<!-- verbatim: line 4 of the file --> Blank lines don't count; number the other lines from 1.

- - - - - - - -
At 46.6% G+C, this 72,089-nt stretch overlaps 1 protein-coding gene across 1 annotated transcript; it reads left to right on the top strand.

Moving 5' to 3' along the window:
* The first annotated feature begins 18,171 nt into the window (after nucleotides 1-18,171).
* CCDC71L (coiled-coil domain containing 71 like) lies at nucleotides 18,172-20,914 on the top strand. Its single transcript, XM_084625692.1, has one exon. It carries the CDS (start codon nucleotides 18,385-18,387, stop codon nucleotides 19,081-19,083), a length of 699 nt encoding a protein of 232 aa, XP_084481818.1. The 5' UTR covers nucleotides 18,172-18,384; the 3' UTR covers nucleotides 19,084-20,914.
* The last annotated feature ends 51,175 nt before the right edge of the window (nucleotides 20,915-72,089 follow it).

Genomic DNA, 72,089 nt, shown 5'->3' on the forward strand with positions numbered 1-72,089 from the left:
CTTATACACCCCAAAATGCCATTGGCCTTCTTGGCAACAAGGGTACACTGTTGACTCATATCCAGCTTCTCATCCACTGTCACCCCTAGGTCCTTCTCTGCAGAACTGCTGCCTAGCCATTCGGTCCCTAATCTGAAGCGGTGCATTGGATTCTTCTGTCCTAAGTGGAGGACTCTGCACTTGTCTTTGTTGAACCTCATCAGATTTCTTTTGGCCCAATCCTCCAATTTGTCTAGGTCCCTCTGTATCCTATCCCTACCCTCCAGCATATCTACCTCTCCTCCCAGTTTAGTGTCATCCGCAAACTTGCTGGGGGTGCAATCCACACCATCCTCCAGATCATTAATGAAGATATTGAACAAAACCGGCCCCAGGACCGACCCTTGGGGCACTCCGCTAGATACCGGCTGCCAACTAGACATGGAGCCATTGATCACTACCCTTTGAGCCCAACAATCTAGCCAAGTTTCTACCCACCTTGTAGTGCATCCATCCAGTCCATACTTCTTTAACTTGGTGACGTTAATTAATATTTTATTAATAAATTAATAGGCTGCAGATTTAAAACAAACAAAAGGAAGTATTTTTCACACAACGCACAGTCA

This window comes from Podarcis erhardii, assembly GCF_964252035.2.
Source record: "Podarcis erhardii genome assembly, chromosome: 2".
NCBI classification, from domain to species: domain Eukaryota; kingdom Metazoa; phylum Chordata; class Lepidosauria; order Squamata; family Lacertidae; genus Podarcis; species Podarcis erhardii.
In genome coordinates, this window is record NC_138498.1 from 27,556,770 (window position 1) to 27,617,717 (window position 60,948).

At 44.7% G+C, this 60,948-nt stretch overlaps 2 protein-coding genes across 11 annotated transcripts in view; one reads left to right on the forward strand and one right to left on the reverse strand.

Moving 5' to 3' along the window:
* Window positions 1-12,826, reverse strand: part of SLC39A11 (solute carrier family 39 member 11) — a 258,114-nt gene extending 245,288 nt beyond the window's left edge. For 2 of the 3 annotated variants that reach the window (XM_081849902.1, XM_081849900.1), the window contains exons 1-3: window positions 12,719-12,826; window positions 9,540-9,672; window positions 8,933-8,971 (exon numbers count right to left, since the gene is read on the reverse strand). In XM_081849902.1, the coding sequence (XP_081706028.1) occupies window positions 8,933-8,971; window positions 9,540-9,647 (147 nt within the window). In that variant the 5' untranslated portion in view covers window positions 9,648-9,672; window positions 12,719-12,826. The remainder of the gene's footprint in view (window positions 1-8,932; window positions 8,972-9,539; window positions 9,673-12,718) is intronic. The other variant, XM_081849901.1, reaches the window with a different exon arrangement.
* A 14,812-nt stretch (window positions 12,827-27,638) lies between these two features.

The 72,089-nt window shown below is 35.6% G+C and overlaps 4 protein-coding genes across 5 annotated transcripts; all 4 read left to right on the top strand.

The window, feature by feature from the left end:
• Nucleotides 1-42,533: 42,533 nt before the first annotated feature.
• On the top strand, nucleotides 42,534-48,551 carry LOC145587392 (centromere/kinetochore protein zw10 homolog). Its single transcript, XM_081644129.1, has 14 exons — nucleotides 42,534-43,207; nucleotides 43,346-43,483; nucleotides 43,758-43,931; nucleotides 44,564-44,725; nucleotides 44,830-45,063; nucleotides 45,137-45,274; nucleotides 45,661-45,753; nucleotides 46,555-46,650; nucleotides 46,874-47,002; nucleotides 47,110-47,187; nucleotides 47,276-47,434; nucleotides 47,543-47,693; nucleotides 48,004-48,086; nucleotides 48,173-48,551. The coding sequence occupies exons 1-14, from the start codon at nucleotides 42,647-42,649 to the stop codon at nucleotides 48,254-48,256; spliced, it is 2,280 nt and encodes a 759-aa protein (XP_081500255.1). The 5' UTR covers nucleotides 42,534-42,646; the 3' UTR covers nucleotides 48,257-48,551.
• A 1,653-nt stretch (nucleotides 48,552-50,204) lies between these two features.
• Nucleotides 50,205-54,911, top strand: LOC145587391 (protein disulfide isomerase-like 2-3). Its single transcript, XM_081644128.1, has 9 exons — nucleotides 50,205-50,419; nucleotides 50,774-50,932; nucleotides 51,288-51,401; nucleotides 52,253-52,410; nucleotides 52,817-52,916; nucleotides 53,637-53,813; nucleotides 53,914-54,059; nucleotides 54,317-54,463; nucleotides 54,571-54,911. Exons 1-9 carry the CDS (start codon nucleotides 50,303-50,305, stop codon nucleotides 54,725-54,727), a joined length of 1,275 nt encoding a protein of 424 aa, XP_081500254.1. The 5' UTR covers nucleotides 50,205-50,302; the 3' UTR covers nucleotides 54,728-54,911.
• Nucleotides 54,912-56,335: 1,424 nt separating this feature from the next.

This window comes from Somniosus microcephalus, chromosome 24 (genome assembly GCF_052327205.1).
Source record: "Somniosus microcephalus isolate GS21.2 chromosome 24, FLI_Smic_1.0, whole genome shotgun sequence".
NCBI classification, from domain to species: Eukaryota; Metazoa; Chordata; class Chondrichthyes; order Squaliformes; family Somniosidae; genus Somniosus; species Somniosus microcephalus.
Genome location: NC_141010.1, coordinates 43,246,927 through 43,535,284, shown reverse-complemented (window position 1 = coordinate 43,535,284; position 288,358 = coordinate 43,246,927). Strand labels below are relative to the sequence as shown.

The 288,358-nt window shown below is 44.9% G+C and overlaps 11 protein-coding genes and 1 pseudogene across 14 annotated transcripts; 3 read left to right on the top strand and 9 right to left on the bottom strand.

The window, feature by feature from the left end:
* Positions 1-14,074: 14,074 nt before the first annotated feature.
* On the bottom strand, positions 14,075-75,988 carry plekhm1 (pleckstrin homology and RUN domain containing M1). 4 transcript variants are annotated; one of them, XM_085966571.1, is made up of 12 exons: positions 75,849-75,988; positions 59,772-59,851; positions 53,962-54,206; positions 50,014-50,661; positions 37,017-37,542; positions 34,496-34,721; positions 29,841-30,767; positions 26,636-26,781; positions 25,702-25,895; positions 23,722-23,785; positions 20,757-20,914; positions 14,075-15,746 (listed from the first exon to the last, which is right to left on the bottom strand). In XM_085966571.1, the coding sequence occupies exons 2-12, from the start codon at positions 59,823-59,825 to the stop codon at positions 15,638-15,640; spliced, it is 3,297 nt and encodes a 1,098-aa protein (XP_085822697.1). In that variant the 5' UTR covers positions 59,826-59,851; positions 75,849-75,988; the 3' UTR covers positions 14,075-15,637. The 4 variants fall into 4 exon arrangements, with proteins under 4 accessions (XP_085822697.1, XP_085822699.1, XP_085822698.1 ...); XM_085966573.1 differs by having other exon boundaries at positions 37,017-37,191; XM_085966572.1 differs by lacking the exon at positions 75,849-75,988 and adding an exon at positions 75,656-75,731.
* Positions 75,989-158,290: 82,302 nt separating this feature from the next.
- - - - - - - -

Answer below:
* CCDC71L (coiled-coil domain containing 71 like) lies at nucleotides 18,172-20,914 on the top strand. Its single transcript, XM_084625692.1, has one exon. It carries the CDS (start codon nucleotides 18,385-18,387, stop codon nucleotides 19,081-19,083), a length of 699 nt encoding a protein of 232 aa, XP_084481818.1. The 5' UTR covers nucleotides 18,172-18,384; the 3' UTR covers nucleotides 19,084-20,914.